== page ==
Patient preferences for reducing toxicities of treatments for gastrointestinal stromal tumor (GIST).

Journal Article (Journal Article)

PURPOSE: To quantify gastrointestinal stromal tumor (GIST) patients' preferences for reducing treatment toxicities and the likely effect of toxicities on patients' stated adherence. METHODS: English-speaking members of the Life Raft Group, a GIST patient advocacy and research organization, aged 18 years and older, completed a web-enabled survey including a series of treatment-choice questions, each presenting a pair of hypothetical GIST medication toxicity profiles. Each profile was defined by common or concerning toxicities verified via pretest interviews including: severity of edema, diarrhea, nausea, fatigue, rash, hand-foot syndrome, and heart failure; and risk of serious infection. Each subject answered 13 choice-format questions based on a predetermined experimental design with known statistical properties. Subjects were asked to rate the likelihood that they would miss or skip doses of medications with different toxicity profiles. Random-parameters logit was used to estimate a relative preference weight for each level of toxicity. RESULTS: 173 subjects completed the survey. Over the ranges of toxicity levels included in the study, heart failure was the most important toxicity. Edema was the least important. For all toxicities, reducing severity from severe to moderate was more important to subjects than reducing severity from moderate to mild. Reducing heart failure from moderate to mild and diarrhea from severe to moderate had the largest effects on subjects' evaluation of adherence. CONCLUSIONS: All toxicities included in the study are important to patients. Treating or reducing severe toxicities is much more important to patients than treating or reducing moderate toxicities. Focused reductions of certain toxicities may improve treatment adherence.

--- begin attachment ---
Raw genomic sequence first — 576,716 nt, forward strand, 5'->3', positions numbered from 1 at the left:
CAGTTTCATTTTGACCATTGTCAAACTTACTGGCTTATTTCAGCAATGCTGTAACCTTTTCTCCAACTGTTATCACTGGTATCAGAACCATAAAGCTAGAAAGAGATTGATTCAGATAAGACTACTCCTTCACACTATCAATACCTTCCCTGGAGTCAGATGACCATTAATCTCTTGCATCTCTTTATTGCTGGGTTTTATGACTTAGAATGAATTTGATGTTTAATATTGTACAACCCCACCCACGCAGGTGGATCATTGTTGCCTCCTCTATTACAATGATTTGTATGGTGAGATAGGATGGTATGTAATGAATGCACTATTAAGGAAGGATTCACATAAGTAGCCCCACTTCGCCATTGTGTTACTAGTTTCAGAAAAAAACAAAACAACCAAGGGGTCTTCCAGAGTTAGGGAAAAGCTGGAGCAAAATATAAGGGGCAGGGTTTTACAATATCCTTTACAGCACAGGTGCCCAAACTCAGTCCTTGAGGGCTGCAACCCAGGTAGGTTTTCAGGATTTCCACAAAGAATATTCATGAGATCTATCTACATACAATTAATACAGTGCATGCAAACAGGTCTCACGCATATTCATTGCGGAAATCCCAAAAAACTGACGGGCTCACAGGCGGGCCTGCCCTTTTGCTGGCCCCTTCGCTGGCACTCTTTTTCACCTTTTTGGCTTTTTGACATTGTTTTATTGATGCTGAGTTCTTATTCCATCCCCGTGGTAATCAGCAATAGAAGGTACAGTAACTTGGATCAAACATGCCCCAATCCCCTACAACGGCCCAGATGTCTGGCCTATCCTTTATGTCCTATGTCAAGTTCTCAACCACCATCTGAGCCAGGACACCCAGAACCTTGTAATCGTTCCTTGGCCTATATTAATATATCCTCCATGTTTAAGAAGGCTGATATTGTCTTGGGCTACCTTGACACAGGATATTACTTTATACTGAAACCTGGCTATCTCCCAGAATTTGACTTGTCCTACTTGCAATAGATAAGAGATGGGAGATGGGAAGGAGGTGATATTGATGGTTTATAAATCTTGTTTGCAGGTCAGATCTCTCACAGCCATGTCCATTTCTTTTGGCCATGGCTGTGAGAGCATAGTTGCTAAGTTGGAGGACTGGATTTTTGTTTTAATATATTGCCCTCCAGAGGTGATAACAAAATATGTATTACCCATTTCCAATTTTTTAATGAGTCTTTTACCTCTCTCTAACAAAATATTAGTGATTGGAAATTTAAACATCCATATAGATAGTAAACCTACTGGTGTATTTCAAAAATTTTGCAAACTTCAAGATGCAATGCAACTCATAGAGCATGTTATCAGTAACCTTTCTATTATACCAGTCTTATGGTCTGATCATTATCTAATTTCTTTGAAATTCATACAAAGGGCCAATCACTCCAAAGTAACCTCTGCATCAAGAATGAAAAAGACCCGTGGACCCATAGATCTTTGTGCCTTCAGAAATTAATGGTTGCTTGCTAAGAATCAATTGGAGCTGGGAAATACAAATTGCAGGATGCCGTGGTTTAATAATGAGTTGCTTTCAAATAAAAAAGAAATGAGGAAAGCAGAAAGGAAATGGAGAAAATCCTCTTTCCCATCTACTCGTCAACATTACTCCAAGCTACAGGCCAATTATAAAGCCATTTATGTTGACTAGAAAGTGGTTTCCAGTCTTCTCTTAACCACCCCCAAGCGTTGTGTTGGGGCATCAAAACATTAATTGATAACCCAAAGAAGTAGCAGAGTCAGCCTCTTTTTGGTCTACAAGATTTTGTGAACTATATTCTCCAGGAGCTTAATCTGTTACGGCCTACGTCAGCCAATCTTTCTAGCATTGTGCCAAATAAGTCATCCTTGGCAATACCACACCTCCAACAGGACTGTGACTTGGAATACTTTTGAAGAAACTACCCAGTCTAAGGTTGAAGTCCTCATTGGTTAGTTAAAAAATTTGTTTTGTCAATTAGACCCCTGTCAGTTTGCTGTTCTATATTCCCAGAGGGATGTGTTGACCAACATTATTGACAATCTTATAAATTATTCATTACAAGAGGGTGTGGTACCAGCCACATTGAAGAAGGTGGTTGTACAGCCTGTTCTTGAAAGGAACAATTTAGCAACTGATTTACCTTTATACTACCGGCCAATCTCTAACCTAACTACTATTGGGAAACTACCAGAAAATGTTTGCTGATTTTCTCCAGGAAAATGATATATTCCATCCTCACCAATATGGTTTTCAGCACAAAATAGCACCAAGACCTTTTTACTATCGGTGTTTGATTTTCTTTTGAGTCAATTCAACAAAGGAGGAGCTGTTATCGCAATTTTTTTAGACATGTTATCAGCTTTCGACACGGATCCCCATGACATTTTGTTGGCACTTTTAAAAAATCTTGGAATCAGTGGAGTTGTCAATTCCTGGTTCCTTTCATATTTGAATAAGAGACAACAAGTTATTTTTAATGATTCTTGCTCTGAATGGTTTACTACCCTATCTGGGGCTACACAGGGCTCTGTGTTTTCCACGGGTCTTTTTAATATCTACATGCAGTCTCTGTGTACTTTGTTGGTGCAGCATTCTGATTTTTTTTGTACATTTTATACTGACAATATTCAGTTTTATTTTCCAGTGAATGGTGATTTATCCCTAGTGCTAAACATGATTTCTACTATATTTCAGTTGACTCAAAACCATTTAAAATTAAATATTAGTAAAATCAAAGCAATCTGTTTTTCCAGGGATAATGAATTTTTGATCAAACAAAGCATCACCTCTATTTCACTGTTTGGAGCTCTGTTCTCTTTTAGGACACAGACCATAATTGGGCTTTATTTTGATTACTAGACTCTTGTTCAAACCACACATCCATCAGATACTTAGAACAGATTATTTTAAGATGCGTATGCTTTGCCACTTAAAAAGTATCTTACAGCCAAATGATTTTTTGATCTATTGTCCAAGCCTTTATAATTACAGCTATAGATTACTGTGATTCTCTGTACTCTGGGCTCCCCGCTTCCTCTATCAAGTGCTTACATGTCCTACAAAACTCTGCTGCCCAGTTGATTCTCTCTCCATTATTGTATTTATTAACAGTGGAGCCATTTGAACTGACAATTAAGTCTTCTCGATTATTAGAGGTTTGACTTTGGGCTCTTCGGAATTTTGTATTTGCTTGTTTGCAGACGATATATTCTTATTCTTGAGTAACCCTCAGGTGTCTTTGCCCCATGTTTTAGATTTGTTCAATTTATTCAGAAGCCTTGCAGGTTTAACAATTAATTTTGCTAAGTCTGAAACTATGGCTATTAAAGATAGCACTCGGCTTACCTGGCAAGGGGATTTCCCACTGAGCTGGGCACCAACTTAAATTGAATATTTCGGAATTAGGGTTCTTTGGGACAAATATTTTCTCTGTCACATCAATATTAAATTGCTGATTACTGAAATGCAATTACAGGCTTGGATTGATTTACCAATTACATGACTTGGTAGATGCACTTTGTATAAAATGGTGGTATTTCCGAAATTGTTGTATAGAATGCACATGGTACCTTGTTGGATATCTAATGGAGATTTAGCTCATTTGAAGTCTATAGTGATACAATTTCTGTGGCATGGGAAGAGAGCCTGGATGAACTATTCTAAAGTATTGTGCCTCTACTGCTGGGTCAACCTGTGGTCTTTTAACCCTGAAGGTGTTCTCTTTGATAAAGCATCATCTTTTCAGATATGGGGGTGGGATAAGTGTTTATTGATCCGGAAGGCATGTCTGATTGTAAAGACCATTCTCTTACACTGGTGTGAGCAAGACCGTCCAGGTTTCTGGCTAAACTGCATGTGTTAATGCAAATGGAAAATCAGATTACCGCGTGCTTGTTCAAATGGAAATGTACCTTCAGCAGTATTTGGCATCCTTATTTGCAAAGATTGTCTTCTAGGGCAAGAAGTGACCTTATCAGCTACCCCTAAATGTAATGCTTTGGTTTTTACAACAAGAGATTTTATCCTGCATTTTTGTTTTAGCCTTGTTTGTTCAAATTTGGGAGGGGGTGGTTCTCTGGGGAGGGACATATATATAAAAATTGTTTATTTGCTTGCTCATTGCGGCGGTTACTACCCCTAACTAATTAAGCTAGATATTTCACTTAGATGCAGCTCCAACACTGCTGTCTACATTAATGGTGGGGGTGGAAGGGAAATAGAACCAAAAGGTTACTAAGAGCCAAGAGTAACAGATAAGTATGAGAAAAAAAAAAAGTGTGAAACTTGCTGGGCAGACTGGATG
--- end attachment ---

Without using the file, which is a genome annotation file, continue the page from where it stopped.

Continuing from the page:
Full Text

Duke Authors

Cited Authors

  • Hauber, AB; Gonzalez, JM; Coombs, J; Sirulnik, A; Palacios, D; Scherzer, N

Published Date

  • 2011

Published In

Volume / Issue

  • 5 /

Start / End Page

  • 307 - 314

PubMed ID

  • 21792302

Pubmed Central ID

  • PMC3140312

Electronic International Standard Serial Number (EISSN)

  • 1177-889X

Digital Object Identifier (DOI)

  • 10.2147/PPA.S20445


  • eng

Conference Location

  • New Zealand